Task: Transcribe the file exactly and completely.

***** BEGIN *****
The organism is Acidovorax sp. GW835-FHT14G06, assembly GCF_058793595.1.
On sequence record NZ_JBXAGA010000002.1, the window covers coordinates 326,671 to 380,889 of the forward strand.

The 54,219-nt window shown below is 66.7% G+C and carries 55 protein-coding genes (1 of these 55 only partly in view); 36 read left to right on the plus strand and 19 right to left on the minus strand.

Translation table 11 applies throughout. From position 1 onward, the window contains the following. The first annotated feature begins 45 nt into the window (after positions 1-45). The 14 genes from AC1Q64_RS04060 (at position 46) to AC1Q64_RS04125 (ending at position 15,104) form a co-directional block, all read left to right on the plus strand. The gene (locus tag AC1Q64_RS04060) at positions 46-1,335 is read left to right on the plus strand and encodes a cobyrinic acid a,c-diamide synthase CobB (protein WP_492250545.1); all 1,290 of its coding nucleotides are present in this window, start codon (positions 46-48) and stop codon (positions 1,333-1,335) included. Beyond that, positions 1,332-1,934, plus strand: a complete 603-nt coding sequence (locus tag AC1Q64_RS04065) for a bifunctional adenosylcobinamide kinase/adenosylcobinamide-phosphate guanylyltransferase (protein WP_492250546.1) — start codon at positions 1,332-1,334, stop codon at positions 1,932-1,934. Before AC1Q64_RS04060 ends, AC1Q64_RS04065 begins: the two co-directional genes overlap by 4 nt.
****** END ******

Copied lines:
The organism is Acidovorax sp. GW835-FHT14G06, assembly GCF_058793595.1.
On sequence record NZ_JBXAGA010000002.1, the window covers coordinates 326,671 to 380,889 of the forward strand.

The 54,219-nt window shown below is 66.7% G+C and carries 55 protein-coding genes (1 of these 55 only partly in view); 36 read left to right on the plus strand and 19 right to left on the minus strand.

Translation table 11 applies throughout. From position 1 onward, the window contains the following. The first annotated feature begins 45 nt into the window (after positions 1-45). The 14 genes from AC1Q64_RS04060 (at position 46) to AC1Q64_RS04125 (ending at position 15,104) form a co-directional block, all read left to right on the plus strand. The gene (locus tag AC1Q64_RS04060) at positions 46-1,335 is read left to right on the plus strand and encodes a cobyrinic acid a,c-diamide synthase CobB (protein WP_492250545.1); all 1,290 of its coding nucleotides are present in this window, start codon (positions 46-48) and stop codon (positions 1,333-1,335) included. Beyond that, positions 1,332-1,934, plus strand: a complete 603-nt coding sequence (locus tag AC1Q64_RS04065) for a bifunctional adenosylcobinamide kinase/adenosylcobinamide-phosphate guanylyltransferase (protein WP_492250546.1) — start codon at positions 1,332-1,334, stop codon at positions 1,932-1,934. Before AC1Q64_RS04060 ends, AC1Q64_RS04065 begins: the two co-directional genes overlap by 4 nt.